In figure 20.2C, the force of gravity on an object at the earth’s surface is calculated using Newton’s Universal Law of Gravitation. The equation in D15 reads =C15*(C16*C17)/C18^2/ where cell C15 contains the universal gravitational constant, G, C16 contains the mass of the object, C17 contains the mass of the Earth, C18 contains the radius of the earth, and the ^ character indicates an exponent. By changing the contents of C16, the mass of the object, one can determine the force (weight) of any object. Note that mass of the Earth (C16, in kg) and the radius of the earth (C17, in meters) are so large that they must be represented in scientific format with exponential notation. 5.97E+24 is the spreadsheet format for 5.97 x 1024 kg, the mass of the Earth, and 6.38E+06 is the spreadsheet equivalent of 6.38 x 106 m, the radius of the Earth.
Figure 20.3D illustrates some basic statistics. The values in B22-B28 represent experimental values for the volume of one mole of gas at standard temperature and pressure, measured in liters. The values in D22 to D26 represent the sum, maximum, minimum, average, and standard deviation of these volumes. In each case, the statistical function is applied over the range of experimental values (B22:B28). Changing values in cells B22 to B28 may result in a change in the average molar volume, as well as the associated statistics. Such statistics are frequently used in laboratory experiments.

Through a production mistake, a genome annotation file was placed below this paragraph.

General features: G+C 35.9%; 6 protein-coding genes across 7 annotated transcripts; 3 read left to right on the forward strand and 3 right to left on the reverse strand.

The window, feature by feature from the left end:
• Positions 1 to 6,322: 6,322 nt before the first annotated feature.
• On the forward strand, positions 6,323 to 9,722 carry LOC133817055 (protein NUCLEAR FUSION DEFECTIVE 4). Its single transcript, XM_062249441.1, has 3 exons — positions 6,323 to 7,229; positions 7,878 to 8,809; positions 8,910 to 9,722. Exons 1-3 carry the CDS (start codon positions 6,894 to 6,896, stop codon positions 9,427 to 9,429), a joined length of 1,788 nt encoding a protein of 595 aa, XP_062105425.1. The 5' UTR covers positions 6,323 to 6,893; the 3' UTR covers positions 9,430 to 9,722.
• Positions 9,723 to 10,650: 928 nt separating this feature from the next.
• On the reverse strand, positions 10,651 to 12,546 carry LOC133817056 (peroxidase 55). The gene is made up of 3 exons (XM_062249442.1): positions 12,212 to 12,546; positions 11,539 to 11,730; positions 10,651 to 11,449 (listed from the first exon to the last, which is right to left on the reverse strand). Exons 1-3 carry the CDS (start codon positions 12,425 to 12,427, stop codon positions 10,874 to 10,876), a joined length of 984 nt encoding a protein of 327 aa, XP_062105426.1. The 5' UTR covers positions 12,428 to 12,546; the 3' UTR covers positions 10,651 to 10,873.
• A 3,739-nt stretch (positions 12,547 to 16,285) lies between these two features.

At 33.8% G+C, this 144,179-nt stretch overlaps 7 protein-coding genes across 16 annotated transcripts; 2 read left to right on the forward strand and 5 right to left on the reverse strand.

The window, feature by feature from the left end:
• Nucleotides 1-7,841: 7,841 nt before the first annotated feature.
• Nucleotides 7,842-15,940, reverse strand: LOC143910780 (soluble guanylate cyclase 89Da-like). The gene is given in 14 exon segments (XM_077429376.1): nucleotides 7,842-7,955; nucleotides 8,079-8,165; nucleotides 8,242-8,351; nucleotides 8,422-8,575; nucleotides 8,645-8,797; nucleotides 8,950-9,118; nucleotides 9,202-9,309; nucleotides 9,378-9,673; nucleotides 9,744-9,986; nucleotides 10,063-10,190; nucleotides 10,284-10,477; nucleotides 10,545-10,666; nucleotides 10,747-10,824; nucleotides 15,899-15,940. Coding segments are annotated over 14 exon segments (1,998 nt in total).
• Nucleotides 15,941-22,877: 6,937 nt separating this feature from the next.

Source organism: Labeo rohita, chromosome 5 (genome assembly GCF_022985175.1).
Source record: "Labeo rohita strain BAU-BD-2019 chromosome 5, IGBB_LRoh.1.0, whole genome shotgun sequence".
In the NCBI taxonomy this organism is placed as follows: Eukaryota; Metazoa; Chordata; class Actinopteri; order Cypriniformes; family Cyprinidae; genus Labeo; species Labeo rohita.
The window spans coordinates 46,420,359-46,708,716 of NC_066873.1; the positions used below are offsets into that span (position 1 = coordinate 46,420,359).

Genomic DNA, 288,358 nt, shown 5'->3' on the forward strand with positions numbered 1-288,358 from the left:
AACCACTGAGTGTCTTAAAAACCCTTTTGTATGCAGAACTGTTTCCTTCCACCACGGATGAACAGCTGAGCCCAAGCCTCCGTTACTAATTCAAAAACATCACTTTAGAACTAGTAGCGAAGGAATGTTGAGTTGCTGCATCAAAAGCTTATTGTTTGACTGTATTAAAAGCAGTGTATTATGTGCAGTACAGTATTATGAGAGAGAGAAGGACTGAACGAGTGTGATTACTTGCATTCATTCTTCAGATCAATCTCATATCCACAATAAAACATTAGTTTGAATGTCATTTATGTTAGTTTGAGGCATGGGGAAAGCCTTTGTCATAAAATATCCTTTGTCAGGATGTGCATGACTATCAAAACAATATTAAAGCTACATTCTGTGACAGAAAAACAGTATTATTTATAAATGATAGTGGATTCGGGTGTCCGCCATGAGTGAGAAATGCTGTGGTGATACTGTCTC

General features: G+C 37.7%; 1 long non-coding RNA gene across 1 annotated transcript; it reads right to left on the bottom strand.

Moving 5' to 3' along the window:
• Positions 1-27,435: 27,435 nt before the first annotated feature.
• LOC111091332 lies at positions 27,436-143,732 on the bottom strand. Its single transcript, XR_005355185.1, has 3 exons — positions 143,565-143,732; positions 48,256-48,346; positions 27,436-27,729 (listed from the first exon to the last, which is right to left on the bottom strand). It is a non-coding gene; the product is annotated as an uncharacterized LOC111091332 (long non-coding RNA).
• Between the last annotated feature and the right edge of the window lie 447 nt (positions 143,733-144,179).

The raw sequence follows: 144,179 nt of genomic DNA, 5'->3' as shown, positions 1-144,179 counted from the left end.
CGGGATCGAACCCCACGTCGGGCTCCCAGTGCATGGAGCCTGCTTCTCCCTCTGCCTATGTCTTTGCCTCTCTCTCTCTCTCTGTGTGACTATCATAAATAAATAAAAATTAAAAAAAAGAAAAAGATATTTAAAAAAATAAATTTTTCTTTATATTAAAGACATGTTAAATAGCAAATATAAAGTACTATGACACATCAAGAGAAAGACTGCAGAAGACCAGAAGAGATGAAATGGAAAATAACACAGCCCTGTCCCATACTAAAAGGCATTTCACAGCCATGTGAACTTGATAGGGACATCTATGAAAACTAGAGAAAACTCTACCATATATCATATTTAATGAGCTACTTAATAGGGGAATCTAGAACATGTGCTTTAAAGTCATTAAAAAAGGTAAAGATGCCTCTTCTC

In formula in figure 20.2E determines if a projectile going a given speed (the values listed in B32, B33, B34 or B35) will reach escape velocity and leave the Earth’s gravitational field. Escape velocity is 40,200 km/h. The formulas embedded in cells C32 to C35 are logic statements =IF(+B32>=40200,”yes”,”no”). If the contents of cell B32 (the velocity of the first craft) is greater than or equal to 40200 km/h, then it will escape the earth’s gravitational field and the formula returns the conclusion, “yes, it will escape”. If, however, the velocity is less than 40200 km/h, then it the formula returns the conclusion, “no, it will not escape.” The spreadsheets for this activity are available online at sciencesourcebook.com.
Activity 20.1.1 – Using formulas
Examine the formulas shown in the boxes on the left of figure 20.3 and determine the spreadsheet representation of the formulas embedded in the shaded cells. Remember that the keys for addition, subtraction, multiplication, division, exponent, and scientific notation are +, -, *, /, ^, and E, respectively.
Activity 20.1.2 – Performing calculations